The Ekiti State Chapter of the Jamu Nate Fulbe Association of Nigeria, an umbrella body for herdsmen, has faulted the State Governor, Ayodele Fayose’s decision to sign the anti-grazing bill into law.
Recall that Fayose had on Monday signed the prohibition of cattle and other Ruminants Grazing in Ekiti Bill, 2016 to Law, which prevented free grazing of cattle in the state and carrying of firearms by herdsmen, as well restriction of grazing period to between 7am and 6pm.
The new law prescribed six months jail term without option of fine to any herdsman, who is found guilty.
But reacting to the bill, the legal adviser to the association, in Ado Ekiti, the state capital, Umar Imam, said it was wrong for Fayose to charge erring herdsmen with terrorism charges.
He argued that herdsmen who carried light weapons such as cutlasses, catapult, arrows and knives within the time stipulated cannot be charged with terrorism.
According to Imam, “The law of the federation on terrorism is very clear and no one can be charged for terrorism for carrying lesser arms like cutlasses, catapults and knives during the grazing period as contained in Ekiti new law.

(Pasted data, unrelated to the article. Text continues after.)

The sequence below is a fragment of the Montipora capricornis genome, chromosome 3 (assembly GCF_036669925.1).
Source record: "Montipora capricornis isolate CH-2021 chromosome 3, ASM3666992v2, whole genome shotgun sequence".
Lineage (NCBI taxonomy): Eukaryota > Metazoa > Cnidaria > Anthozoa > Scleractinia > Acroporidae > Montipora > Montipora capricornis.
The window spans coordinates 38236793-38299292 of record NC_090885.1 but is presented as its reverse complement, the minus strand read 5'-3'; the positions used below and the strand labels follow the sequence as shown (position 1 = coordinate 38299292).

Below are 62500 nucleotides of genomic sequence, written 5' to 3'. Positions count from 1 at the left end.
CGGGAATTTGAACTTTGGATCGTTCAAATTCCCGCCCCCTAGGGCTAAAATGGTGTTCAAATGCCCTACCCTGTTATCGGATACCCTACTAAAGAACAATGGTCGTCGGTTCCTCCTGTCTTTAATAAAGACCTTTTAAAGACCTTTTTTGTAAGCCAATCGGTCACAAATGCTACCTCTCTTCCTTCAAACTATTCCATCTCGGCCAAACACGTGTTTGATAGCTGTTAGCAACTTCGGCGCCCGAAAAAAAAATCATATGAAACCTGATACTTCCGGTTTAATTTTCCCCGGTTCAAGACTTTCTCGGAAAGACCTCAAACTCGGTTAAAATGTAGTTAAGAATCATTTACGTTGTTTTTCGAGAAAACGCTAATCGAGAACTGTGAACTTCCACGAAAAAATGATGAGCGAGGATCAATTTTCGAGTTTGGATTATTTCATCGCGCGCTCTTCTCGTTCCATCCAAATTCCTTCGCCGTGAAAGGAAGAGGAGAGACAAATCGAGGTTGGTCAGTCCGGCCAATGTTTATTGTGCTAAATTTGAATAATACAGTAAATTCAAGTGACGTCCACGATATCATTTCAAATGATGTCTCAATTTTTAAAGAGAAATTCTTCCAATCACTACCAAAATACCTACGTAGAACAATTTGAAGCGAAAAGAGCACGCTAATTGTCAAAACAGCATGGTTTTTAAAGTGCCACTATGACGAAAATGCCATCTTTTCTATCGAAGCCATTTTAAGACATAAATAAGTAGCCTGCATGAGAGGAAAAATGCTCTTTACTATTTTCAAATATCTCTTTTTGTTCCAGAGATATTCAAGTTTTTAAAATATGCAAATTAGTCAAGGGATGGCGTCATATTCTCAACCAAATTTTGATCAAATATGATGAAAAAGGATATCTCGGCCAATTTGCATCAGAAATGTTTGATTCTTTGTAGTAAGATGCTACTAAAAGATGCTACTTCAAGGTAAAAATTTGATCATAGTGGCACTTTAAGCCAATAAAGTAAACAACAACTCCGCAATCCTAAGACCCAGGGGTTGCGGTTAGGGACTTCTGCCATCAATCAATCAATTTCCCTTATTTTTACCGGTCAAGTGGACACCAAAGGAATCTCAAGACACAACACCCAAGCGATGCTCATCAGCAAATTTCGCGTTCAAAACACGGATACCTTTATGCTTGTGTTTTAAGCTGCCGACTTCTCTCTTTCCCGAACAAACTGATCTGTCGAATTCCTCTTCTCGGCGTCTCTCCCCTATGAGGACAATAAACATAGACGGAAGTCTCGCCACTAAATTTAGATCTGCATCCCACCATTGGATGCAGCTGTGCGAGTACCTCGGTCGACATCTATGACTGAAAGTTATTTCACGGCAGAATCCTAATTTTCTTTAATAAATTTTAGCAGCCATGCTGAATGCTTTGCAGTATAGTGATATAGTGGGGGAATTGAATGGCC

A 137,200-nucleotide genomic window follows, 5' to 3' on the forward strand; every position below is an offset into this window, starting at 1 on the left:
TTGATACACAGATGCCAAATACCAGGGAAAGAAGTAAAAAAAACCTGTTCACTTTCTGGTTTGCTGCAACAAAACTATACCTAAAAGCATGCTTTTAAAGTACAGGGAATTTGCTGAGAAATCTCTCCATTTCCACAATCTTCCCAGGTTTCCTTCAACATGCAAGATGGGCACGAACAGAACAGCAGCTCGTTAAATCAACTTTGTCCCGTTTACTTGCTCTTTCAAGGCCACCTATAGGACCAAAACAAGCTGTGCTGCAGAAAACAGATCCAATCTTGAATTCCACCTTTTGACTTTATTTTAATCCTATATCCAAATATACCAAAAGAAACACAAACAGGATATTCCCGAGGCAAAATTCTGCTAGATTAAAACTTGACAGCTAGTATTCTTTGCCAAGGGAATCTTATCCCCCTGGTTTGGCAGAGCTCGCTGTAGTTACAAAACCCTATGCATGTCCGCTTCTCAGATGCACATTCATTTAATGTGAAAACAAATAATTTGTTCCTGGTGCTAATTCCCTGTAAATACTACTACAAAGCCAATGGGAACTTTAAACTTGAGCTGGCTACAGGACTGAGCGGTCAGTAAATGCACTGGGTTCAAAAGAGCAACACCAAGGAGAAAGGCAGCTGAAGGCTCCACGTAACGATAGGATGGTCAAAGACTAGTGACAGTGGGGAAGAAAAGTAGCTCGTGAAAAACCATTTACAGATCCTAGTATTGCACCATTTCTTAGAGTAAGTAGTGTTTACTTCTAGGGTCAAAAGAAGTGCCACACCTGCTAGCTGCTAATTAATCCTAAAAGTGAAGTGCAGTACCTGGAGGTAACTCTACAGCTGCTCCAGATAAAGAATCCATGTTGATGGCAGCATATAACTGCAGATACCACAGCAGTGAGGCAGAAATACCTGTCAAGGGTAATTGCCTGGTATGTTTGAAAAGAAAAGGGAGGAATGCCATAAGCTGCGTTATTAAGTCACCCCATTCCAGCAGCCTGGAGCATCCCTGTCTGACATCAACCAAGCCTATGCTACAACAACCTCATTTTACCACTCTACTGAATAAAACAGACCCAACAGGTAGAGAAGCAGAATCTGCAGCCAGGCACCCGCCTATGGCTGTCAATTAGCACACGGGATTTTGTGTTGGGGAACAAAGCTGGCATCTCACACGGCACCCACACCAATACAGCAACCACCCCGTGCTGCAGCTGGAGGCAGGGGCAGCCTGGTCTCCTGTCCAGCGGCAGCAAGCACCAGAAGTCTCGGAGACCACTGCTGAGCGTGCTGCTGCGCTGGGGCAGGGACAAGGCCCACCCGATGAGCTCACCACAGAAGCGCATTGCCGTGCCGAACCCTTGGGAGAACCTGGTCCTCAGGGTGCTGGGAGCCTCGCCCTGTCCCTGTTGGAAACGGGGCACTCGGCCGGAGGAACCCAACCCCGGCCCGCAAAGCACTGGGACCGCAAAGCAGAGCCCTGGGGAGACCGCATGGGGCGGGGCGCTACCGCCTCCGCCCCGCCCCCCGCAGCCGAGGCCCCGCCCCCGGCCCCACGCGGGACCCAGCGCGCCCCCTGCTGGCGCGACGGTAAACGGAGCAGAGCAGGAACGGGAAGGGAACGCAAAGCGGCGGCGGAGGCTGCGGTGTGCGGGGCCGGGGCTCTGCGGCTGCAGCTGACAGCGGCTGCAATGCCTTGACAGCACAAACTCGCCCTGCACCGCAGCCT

“I have made it in my submission during the public hearing on the bill in the Ekiti state House of Assembly that these Fulani herdsmen used to use these lesser weapons for certain purposes that can make grazing easier.” ?
“I also told them that movement at night while relocating from one place to another was to ensure that they don’t wreak havoc on the people during the day while relocating to other towns. I expected the state government to have taken care of these in the new law rather than total banning.
“What the state government ought to have done is to allow whoever wants to relocate at night to take permit from a certain government’s authority or inform their Seriki, but banning them from moving at night may not help the situation, it will make their jobs difficult”, Vanguard quoted him as saying.